Though historically a women’s organization, the Mildred Mindell Cancer Foundation has now begun allowing men to join as members.
The new male members bring a new enthusiasm and a different perspective to the foundation’s work, said Jodie Silver and Merle Wolf, residents of Owings Mills and co-presidents of the foundation.
A 501(c)(3) nonprofit, the foundation was established in 1957 by a group of sorority sisters whose adviser, Mildred Mindell, had died from breast cancer, said Wolf, a former member of Adat Chaim. Wanting to honor her, the sisters founded the organization and took the advice of Mindell’s mother to focus their efforts on cancer.
Currently, the foundation’s work centers around raising money for programs that provide services to cancer patients. Silver noted one donation that was used to purchase teddy bears for children with cancer. In their 65-year history, the Mildred Mindell Cancer Foundation has given away $5 million.
The foundation began the ongoing process of revising its bylaws to allow for male members in August of 2021, said Silver, a member of Kol HaLev.
Earlier that summer, a man in the community, Sandy Hiken, had contacted Silver. Hiken was interested in joining a cancer foundation after the recent death of his wife, and his late mother-in-law had been a member of Mildred Mindell, so he decided to reach out to them.
“I said, we’re a woman’s organization,” said Silver. “He said, ‘You’ve got to roll with the times, you’ve got to get with the times. I’m going to join somewhere, I’d like it to be with you.’”
Silver recalled that Hiken then said, “‘Well, you know, the Boy Scouts are now admitting girls, why can’t Mildred Mindell admit men?’
“We did not have a good answer,” Silver said.
Silver’s husband Alan had been wanting to join for years, she said, and Wolf noted that they had “thought about it in the past, but it just never flew, so we didn’t push it.”
It was now clear that other men were interested in joining as well, so the foundation began a discussion about fundamental change. After meeting with Hiken to see if he’d be a match for the foundation, the question was put to a vote for the regular membership, who voted unanimously in favor of welcoming men.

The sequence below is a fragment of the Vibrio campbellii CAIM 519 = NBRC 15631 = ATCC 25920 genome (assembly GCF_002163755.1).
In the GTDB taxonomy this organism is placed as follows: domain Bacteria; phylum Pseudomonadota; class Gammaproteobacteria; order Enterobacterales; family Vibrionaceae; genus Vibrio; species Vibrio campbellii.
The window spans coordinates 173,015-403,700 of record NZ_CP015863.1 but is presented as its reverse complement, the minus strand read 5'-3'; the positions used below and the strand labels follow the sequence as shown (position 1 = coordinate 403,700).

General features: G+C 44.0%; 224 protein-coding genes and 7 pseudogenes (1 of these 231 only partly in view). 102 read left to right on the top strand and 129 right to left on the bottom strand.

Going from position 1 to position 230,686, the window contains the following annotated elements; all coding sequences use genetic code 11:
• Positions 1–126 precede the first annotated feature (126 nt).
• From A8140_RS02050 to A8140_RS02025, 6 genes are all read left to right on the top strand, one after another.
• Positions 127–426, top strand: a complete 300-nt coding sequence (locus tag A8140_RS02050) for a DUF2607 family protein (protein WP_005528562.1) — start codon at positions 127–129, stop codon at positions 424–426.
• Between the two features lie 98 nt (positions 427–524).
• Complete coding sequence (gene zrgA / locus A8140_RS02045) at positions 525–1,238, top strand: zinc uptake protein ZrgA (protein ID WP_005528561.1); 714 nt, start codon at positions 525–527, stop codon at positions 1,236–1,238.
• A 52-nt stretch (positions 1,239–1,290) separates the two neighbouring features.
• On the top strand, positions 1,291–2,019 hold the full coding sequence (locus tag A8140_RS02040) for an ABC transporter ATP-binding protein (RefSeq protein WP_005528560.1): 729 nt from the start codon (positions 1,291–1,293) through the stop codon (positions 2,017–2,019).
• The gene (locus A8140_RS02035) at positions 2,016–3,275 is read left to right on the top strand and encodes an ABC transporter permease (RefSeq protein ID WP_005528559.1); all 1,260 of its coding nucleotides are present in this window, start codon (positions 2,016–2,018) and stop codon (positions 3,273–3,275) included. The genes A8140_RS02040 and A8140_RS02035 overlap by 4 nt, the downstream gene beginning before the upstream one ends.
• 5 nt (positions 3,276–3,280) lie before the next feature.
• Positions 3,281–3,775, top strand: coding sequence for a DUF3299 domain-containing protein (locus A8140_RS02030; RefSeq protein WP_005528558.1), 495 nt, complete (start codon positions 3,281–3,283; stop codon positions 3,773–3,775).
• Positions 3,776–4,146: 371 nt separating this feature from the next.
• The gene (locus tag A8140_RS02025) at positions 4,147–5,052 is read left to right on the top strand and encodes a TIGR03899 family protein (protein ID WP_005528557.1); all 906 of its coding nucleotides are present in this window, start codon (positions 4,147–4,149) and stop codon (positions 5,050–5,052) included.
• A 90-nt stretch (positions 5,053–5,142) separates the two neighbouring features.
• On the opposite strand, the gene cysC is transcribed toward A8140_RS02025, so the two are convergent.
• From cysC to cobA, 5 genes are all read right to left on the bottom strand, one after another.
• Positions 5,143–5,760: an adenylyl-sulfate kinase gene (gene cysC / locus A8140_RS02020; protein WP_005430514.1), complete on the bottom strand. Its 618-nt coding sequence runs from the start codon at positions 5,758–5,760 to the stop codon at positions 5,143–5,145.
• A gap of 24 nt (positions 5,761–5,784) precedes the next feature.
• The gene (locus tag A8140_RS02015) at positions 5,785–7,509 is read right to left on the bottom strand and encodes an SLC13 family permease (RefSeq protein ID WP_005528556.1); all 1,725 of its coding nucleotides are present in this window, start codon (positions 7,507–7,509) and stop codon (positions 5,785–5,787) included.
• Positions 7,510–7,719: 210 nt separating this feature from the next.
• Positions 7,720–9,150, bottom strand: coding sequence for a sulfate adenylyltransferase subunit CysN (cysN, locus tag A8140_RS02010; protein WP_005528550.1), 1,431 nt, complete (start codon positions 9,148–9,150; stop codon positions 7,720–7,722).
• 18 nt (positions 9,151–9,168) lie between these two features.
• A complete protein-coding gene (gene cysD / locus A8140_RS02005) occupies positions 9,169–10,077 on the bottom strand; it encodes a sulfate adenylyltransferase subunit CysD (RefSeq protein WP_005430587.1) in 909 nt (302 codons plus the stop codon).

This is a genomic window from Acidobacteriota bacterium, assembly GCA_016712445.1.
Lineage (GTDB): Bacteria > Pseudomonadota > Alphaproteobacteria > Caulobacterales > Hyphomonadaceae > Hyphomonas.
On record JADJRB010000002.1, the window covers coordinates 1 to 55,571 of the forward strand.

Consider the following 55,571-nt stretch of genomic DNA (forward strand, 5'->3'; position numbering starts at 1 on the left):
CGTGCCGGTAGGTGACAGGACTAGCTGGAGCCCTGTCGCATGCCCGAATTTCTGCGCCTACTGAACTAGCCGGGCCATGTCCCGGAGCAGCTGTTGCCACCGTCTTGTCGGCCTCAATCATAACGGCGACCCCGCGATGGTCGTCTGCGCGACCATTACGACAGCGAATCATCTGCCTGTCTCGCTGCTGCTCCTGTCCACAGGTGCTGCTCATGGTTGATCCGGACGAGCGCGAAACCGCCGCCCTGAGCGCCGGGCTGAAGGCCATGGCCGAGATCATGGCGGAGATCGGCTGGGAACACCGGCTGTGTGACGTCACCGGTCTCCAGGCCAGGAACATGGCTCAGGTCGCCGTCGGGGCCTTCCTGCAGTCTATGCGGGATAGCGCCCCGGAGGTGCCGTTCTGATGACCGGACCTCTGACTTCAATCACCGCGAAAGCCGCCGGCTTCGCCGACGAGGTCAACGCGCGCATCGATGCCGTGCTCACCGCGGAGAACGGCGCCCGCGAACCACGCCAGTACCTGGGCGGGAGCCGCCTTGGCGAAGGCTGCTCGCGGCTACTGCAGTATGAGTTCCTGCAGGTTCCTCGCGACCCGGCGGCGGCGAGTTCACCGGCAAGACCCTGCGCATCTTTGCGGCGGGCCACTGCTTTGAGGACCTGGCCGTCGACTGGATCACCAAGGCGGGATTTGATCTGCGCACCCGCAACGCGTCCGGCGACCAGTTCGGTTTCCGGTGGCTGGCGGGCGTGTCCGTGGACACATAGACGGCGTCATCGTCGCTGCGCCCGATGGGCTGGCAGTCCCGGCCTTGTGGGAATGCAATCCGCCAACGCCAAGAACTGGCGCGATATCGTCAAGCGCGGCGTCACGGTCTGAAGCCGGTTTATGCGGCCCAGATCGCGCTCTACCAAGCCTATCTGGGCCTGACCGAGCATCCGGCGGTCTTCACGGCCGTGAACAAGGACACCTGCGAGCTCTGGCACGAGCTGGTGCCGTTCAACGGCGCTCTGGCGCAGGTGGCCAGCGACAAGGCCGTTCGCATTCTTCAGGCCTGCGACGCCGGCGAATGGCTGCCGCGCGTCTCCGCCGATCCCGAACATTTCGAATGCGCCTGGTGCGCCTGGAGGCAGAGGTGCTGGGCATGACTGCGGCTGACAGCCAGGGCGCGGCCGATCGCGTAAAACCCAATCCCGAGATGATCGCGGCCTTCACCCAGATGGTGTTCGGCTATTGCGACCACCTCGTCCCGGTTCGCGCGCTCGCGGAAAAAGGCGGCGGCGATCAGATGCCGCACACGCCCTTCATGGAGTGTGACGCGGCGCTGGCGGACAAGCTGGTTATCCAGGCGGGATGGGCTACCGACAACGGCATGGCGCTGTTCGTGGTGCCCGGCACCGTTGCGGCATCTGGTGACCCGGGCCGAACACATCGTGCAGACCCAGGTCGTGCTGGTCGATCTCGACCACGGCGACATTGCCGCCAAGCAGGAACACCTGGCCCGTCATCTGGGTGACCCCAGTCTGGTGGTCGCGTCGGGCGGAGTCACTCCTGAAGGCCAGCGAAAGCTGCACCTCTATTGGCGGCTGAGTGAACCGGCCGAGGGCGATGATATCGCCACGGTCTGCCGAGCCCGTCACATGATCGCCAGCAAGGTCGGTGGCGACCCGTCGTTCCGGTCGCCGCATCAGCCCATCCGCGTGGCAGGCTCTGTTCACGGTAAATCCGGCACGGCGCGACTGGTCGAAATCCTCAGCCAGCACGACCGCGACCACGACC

Many of the foundation’s members are in their 80s — many young people are too busy raising families to participate beyond giving donations — so they didn’t feel they were in a position to turn away new members, Silver noted.
Wolf said that men had long been assisting the foundation’s work in the background, and that the new rules simply moved them to the foreground.
Silver’s husband Alan and son Brian were the first male members of Mildred Mindell, she said, and Wolf’s husband Howard joined soon after. Out of Mildred Mindell’s 130 or so members, around a dozen are now men.
Wolf and Silver noted that the men who have joined have paid their dues upfront, “which the ladies have never done,” Silver laughed. They added that the new male members sometimes view matters in a different light as well.
“My husband and a couple of the other guys are like, ‘Well what’s your goal?’” Wolf said. “And ours is to raise as much money as we can, and they say, ‘No, but what’s your goal number?’”
Wolf added that while, in the past, responsibilities were given to a group of members to carry out, the new male members often ask which individual members will be in charge of which specific tasks.
“They are more concrete, which sort of reins us in a little bit, and is helpful,” Wolf continued. She added that in the past, members would sometimes be assigned a task and respond with “a lot of hemming and hawing, I’m going to do it when I get a chance. That hasn’t happened from the men.” She speculated this might result from the men being new to how the members normally operate.
To anyone interested in joining the foundation, Silver wants them to know that Mildred Mindell welcomes everyone to become a member.
“We need your money, we need your time, we need you and your ideas,” Wolf said.